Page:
The aim of our study was to address the functional role of nocturnal song in the Field Sparrow (Spizella pusilla), particularly in the context of acquiring extra-pair mates. Field Sparrow is a diurnal species that occasionally conduct extraterritorial forays and sing at night. While males and females conduct forays to seek extra-pair mates, females usually enter the territories of the extra-pair males that ultimately sired their offspring. The mechanism used by females to locate potential extra-pair sires, however, is still unknown. We used autonomous acoustic recording units (ARUs) and an automated detection and classification system to examine the associations of nocturnal singing behavior of mated field sparrows with social factors (fertility stage, presence of neighbor song and presence of intruder song). Additionally, we used an automated radio telemetry system (ARTS), ARUs, and automated playback systems to conduct a nocturnal playback experiment and explore how mated male and female field sparrows responded to nocturnal single songs at night and across prefertile, fertile, and postfertile stages. Our study showed that nocturnal song in the field sparrow may play a role in extra-pair mate attraction (intersexual function), specifically the announcement of the presence or availability of extra-pair males to females, either through territorial males vocalizing to foraying or neighboring females or through intruder males vocalizing to females on her territory. Our study, particularly when combined with other data on foray behavior, provides a clearer, more comprehensive understanding of the role of nocturnal song as an extra-pair mating behavior.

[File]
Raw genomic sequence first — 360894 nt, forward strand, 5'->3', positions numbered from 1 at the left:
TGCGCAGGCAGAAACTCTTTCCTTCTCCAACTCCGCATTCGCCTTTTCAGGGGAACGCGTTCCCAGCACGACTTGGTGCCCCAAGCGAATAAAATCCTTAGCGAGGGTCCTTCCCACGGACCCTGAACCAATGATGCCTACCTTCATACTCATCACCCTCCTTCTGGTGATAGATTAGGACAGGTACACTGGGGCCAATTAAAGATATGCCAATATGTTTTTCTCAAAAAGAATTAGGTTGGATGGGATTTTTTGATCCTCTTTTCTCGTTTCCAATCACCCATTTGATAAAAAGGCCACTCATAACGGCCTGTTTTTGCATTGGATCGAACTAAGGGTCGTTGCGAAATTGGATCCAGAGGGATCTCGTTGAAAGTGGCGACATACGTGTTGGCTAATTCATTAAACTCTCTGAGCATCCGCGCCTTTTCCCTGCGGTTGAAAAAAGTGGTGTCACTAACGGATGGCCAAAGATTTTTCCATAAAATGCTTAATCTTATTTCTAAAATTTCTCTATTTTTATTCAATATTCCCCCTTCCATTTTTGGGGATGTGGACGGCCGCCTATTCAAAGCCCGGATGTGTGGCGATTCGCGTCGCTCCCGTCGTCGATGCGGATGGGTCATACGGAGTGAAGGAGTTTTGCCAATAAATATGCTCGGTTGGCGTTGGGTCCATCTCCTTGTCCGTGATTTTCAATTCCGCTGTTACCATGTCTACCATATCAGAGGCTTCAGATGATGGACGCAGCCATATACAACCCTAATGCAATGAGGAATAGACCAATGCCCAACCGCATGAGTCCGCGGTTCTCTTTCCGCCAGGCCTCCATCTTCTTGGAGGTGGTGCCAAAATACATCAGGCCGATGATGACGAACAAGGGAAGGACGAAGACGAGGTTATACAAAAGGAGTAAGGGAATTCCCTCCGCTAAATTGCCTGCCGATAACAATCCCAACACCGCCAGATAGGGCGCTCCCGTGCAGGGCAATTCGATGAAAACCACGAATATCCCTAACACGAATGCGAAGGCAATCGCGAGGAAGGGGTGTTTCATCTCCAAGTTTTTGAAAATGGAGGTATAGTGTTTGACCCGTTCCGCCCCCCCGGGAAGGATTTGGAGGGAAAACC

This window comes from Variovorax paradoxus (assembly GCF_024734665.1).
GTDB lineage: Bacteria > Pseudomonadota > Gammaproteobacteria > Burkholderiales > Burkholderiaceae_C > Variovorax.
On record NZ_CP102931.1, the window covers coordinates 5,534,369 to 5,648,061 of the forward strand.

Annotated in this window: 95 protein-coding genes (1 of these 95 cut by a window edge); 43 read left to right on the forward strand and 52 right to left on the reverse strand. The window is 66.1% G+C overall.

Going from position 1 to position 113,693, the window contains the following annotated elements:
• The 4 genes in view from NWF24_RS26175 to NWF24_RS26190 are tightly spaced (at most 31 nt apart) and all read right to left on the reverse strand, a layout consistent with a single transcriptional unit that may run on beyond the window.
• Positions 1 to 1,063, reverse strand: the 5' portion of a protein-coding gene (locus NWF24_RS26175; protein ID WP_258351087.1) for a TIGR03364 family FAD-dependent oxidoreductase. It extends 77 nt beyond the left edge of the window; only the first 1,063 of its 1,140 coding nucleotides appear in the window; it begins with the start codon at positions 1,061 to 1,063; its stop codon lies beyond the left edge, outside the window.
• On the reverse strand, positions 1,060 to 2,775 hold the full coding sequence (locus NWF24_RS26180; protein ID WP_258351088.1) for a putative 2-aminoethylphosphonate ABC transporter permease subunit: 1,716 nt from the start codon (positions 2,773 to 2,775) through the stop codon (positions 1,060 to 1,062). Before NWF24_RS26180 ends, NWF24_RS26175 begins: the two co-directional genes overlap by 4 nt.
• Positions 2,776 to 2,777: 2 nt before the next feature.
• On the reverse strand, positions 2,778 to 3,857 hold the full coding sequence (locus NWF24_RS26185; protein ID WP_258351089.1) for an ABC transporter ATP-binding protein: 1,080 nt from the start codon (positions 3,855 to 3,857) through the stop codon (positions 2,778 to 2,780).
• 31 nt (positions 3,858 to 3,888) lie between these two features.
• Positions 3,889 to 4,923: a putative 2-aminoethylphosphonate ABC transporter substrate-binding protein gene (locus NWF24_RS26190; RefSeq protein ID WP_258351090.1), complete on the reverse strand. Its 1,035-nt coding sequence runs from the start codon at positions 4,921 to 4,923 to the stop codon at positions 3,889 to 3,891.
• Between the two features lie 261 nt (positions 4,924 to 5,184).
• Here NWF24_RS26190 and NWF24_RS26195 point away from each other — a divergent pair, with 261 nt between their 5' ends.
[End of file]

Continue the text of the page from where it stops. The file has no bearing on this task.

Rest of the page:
|Title of host publication
|6th North American Ornithological Conference, 16-21 August, 2016, Washington, D.C.
|Published - 2016